Don't let your filter design package throw your bits away! | Cypress Semiconductor
Don't let your filter design package throw your bits away!
When customers discover the Digital Filter Block in PSoC3 and PSoC5, they sometimes ask if they can import their own filter coefficients. Because we've been updating the FILT component in PSoC Creator to give it IIR filter capability in the next release, I've been taking a look at the tools people use to create IIR digital filters. And quite frankly, it's not a pretty sight! All the digital filter design environments I've seen so far seem to have come into existence without any contact with someone who has to design and manufacture good filters as a "day job".
If you've ever designed a high order analog active filter from a cascade of 'biquad' sections, you'll probably have discovered how important it is both to get those sections in the right order and to get the individual gains set properly. It's the only way to avoid premature overload (sometimes hard to detect when it occurs internally) and excessive build-up of noise.
It seems like many digital filter designers are unaware that the issues of hidden overload and noise build-up apply just as much to digital IIR filter cascades as they do to analog filters. In fact, although the output noise power of an analog filter falls with reducing cutoff frequency, that of a digital filter actually increases! It's to do with the magnification of the inevitable quantization of the filter calculations, and I'll put a Filter Wizard piece out on the web on that soon.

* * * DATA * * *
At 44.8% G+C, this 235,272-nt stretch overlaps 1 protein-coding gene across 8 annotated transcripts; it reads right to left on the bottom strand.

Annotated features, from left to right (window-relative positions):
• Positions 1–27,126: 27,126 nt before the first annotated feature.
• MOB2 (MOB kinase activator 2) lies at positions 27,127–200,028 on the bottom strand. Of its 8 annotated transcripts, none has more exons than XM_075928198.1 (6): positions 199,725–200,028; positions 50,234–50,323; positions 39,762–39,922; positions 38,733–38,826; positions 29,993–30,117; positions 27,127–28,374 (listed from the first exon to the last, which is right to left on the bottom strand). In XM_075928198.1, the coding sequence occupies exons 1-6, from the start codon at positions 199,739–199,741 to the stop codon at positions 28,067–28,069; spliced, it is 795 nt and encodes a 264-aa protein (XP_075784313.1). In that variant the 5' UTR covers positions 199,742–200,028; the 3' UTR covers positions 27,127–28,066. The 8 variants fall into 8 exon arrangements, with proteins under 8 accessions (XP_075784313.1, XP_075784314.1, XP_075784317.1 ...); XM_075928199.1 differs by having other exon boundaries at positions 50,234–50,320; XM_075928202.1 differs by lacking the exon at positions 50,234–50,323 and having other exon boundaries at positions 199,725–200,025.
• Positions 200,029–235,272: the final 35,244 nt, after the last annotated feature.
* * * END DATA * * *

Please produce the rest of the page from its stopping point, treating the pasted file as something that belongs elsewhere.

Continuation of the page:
These days, the presumption is that you'll have enough spare bits both above and below your working dynamic range that you can completely ignore this. But these bits aren't free, either in area or power consumption. In practical, commercially viable systems, you often have to push the hardware you can afford close to its theoretical limits to get the job done. The PSoC3/5 DFB is a 24bit fixed-point engine, but you should still use such capacity wisely to have a chance of achieving respectable performance in your application.
So, I've put a lot of effort into ensuring that the IIR filters that the next Creator FILT component will generate are carefully sequenced and gain-adjusted to get the best (or close to the best, at least!) dynamic range possible, for any given response shape and cut-off frequency. Low-frequency filters in particular benefit from this. Internal safety margins are set to permit the worst case digital input signals - signals that are highly unlikely to originate from any physical system through a sampling process. DC offset buildup - sometimes a problem with carelessly implemented IIR filter code - has been eliminated. So, if you want to use any of the IIR filter types that we'll be supporting in the next release, please do use the Creator internal routines to do the design. Don't assume that because you paid $10k for the math package you use, that it will do a better job - because it quite possibly won't!